If you follow either tech news or kids’ digital media preferences, you’ve probably noticed the anonymity trend – including Whisper, Secret, Yik Yak and many others. Anonymity has raised plenty of concerns but it’s likely not going away. It’s part of the connectivity landscape now. Why do I say that? Because it seems to be a solution to and welcome relief from the last source of major consternation: self-presentation in social media and the whole spectrum of concerns surrounding it – e.g., that what’s posted online stays forever and is searchable, that users need to worry about reputations for academic and professional prospects, and even that our children are an unprecedentedly “narcissistic generation” (see this about that last one).
No wonder we’re seeing self-presentation fatigue! People get tired of worrying about how they’re presenting themselves, tired of other people worrying about how they present themselves, tired of other people‘s self-presentation and tired of everybody worrying out loud about potential harm from self-presentation. [See what I mean? Aren’t you even tired of this list of types of self-presentation fatigue?]
It’s like coming down off the stage and melting into the crowd or relaxing into a circle of friends after a hard week at school or work. You feel like…
- Anonymous or disappearing posts can’t be associated with you far into the future by worry warts, judgmental people, bosses, recruiters or prospective employers
- You can compliment someone anonymously when it might seem weird or be a little embarrassing to do so openly (see “But there’s a flipside” in this conversation about online anonymity among student leaders), or…
- You can confess to a secret crush – almost like in the days of paper diaries kept under lock and key, except shared with the crush (secretly by you rather than your best friend).
- Even on a bad hair day or when you’re out of sorts, to brighten things up, you can share a photo or video showing a funny face or just get silly with friends.
And so on. It’s the lighter side of social media. I’m not saying these things are necessarily true in all cases, but that’s the feeling that people have about anonymity, a bit of hopeful relief – and release.
It can be exhausting to be under the spotlight, and anonymity allows people to be themselves without instant judgment from people they don’t know – or scrutiny way off in the future because of the fairly permanent, searchable archive that is the Internet. It allows for spontaneity.
Anonymity not guaranteed
But it’s not guaranteed. Most Snapchat users know this, I suspect, but it’s good to be sure they do: Anonymity can go away, when screenshots are taken and shared without the photographer’s knowledge, mistakenly or intentionally, and/or when someone violates terms of service and gets abusive. Young users need to know that the offending sharer can be traced and face repercussions. Schools can get court orders that get sites and apps to identify abusers. Apps and other services that allow abuse can eventually be seen as bad actors or social cesspools and at least stay small or eventually go away, as JuicyCampus did (Wikipedia has the history).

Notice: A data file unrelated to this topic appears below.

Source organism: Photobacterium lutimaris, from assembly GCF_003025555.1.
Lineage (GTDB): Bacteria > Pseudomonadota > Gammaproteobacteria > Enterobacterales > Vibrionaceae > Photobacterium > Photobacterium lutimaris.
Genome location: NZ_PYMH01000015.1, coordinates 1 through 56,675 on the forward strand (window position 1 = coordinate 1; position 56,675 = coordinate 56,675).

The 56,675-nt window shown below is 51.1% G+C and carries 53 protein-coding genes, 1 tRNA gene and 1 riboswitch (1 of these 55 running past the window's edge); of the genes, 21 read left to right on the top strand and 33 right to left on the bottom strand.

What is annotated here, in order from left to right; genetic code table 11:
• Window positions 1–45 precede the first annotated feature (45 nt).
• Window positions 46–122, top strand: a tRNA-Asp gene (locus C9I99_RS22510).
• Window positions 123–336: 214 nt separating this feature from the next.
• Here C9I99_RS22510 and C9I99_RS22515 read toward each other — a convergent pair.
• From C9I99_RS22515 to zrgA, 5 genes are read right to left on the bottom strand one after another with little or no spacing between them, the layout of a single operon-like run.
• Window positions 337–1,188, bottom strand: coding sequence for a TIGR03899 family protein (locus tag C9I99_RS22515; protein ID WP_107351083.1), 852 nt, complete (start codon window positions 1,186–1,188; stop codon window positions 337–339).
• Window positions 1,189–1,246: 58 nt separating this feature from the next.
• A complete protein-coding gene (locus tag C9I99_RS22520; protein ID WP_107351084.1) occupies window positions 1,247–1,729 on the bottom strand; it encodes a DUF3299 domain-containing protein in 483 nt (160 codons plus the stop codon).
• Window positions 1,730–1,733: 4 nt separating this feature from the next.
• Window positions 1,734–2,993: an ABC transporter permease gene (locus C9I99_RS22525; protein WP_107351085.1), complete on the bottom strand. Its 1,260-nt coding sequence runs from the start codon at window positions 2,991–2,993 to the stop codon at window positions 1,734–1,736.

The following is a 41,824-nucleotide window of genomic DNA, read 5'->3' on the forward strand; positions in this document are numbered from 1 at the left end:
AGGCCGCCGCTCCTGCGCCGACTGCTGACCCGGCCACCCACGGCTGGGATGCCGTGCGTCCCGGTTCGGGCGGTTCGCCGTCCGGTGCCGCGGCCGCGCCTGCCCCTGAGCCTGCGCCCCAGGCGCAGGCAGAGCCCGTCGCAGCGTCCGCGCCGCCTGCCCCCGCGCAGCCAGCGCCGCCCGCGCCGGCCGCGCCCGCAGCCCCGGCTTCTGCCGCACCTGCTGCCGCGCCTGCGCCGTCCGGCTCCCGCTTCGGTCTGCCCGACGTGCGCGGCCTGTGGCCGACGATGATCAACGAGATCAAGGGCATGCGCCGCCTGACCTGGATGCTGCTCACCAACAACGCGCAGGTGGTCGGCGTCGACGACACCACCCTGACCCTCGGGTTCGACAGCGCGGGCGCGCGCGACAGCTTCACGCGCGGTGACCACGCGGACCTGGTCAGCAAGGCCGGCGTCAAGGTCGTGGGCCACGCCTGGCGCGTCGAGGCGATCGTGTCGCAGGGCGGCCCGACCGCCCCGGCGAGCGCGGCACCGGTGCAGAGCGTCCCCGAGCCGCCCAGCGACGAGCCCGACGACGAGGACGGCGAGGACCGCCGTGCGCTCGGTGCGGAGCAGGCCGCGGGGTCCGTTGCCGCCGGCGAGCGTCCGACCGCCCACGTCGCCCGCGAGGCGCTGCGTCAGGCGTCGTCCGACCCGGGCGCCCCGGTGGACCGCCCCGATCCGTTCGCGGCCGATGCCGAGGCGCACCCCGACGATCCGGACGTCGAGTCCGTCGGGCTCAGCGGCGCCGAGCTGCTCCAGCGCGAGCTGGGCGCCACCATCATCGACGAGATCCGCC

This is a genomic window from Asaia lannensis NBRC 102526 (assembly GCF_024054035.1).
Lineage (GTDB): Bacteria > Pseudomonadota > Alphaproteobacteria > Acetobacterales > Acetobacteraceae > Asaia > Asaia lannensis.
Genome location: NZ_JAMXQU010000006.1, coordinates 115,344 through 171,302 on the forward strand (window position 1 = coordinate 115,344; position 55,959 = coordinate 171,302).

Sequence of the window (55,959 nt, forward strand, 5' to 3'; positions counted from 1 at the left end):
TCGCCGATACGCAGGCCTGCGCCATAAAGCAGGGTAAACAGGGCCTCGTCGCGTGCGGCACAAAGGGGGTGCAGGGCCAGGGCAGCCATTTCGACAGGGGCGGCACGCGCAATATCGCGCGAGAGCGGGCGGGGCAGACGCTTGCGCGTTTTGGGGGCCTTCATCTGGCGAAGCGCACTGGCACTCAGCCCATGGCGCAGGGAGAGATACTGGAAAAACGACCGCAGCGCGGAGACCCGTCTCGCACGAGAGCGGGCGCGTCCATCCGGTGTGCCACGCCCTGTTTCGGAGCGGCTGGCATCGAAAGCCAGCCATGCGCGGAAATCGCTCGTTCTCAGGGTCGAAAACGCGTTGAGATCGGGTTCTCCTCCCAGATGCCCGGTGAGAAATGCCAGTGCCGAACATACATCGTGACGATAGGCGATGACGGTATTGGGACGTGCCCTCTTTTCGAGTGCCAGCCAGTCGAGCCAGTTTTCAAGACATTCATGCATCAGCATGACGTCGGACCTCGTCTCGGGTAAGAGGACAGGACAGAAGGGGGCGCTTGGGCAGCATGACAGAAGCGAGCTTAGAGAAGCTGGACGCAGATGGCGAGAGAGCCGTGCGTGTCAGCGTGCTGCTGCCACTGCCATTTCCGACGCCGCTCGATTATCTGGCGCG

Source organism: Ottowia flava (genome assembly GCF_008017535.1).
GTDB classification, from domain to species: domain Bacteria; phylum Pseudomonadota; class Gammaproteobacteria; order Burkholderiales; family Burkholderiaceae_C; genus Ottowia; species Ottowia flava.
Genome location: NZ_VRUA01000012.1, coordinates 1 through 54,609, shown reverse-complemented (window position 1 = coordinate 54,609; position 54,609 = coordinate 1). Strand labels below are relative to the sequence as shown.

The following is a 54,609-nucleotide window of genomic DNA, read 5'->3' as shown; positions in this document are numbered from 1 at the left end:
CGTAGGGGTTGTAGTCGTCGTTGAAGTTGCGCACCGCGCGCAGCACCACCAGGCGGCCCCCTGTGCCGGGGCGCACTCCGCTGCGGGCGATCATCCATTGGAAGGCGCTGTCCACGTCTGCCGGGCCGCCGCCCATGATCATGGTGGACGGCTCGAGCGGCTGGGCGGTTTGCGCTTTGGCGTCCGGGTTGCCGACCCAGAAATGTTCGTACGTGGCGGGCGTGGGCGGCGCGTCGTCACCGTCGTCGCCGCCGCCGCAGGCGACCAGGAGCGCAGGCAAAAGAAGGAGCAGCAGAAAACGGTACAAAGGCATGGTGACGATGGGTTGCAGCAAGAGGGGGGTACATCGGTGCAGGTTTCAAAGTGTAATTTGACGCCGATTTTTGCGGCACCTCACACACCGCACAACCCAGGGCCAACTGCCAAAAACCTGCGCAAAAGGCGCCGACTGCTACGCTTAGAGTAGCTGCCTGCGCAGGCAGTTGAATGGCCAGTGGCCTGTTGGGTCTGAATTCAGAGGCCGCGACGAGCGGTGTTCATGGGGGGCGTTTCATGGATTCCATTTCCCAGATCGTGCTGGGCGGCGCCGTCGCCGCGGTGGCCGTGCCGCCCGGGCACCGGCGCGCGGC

There is no question that online anonymity has a dark side too, so we all need to be very intentional about creating social norms that reject social cruelty and social media services that allow it – and helping our children develop those norms. As users we are all stakeholders in supporting respectful use and marginalizing abuse.
Anonymity not new
But it’s not like anonymous posting and secret confessions arrived on the planet with apps, as Prof. Sameer Hinduja points out in a recent blog post. He talks about how users have been using Facebook pages, which allow their creators to be anonymous, to display secret confessions (linking to a Reuters report over a year ago. Visitors can “send private messages to the page with specific confessions, and the administrator of the page then posts them publicly to the Wall for all ‘followers’ to see. Another way to keep posts anonymous is to create an email account specifically to receive confessions from others, or set up a form via free online tools such as Google Docs (or SurveyMonkey, or even an Ask.fm page). Then, [users] can clink on a link, open up the form, share their confession without giving any identifying information, and click ‘send.’ The person behind it all then receives these anonymous confessions via email, and then can post them for all to see.”
It’s important to be as open to the light as to the dark side of online anonymity, if only for the sake of better, more candid conversations with our children. It’s rarely all darkside, so if we don’t buy into all the fears and dire predictions, we just more credible when we have legitimate concerns. So it’s good to be informed. To that end, I highly recommend Dr. Hinduja’s blog post.
- Research on anonymity (posted last August) and an August 2012 post on “How anonymity’s a safety factor: 1 clear example”
- “Balancing external with internal Internet safety tools”
- “Whisper’s popularity no longer a secret”
- “Will safety ever be ‘baked in’ to social apps?”
- “The app ecosystem & very public secrets”
- About Snapchat and a university student’s view of the humanizing effect of escaping the self-presentation trap through ephemeral sharing
- “How Yik Yak is different from other social media” and an update on how it geo-fenced off schools
[…] always being on their game, always having to have their best foot forward in social media. See also this post on “self-presentation fatigue” and the anonymity trend in […]